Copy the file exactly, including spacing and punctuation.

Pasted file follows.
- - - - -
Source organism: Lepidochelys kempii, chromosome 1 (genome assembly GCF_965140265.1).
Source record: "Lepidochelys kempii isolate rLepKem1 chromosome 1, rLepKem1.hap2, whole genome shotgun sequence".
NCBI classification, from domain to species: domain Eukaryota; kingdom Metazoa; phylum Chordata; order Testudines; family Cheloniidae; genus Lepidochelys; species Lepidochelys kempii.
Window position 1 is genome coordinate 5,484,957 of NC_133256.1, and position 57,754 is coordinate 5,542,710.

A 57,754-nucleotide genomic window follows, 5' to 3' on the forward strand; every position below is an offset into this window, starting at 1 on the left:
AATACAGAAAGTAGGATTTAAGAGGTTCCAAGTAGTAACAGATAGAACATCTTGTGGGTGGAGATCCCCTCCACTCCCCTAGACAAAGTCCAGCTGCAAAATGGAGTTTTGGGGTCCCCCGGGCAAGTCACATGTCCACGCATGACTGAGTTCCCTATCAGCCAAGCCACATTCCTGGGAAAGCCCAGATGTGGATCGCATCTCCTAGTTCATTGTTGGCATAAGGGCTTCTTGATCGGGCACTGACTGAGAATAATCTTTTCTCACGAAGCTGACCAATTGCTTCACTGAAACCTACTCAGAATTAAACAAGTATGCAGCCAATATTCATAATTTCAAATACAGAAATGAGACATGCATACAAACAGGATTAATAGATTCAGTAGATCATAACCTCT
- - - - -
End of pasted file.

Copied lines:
Source organism: Lepidochelys kempii, chromosome 1 (genome assembly GCF_965140265.1).
Source record: "Lepidochelys kempii isolate rLepKem1 chromosome 1, rLepKem1.hap2, whole genome shotgun sequence".
NCBI classification, from domain to species: domain Eukaryota; kingdom Metazoa; phylum Chordata; order Testudines; family Cheloniidae; genus Lepidochelys; species Lepidochelys kempii.
Window position 1 is genome coordinate 5,484,957 of NC_133256.1, and position 57,754 is coordinate 5,542,710.

A 57,754-nucleotide genomic window follows, 5' to 3' on the forward strand; every position below is an offset into this window, starting at 1 on the left:
AATACAGAAAGTAGGATTTAAGAGGTTCCAAGTAGTAACAGATAGAACATCTTGTGGGTGGAGATCCCCTCCACTCCCCTAGACAAAGTCCAGCTGCAAAATGGAGTTTTGGGGTCCCCCGGGCAAGTCACATGTCCACGCATGACTGAGTTCCCTATCAGCCAAGCCACATTCCTGGGAAAGCCCAGATGTGGATCGCATCTCCTAGTTCATTGTTGGCATAAGGGCTTCTTGATCGGGCACTGACTGAGAATAATCTTTTCTCACGAAGCTGACCAATTGCTTCACTGAAACCTACTCAGAATTAAACAAGTATGCAGCCAATATTCATAATTTCAAATACAGAAATGAGACATGCATACAAACAGGATTAATAGATTCAGTAGATCATAACCTCT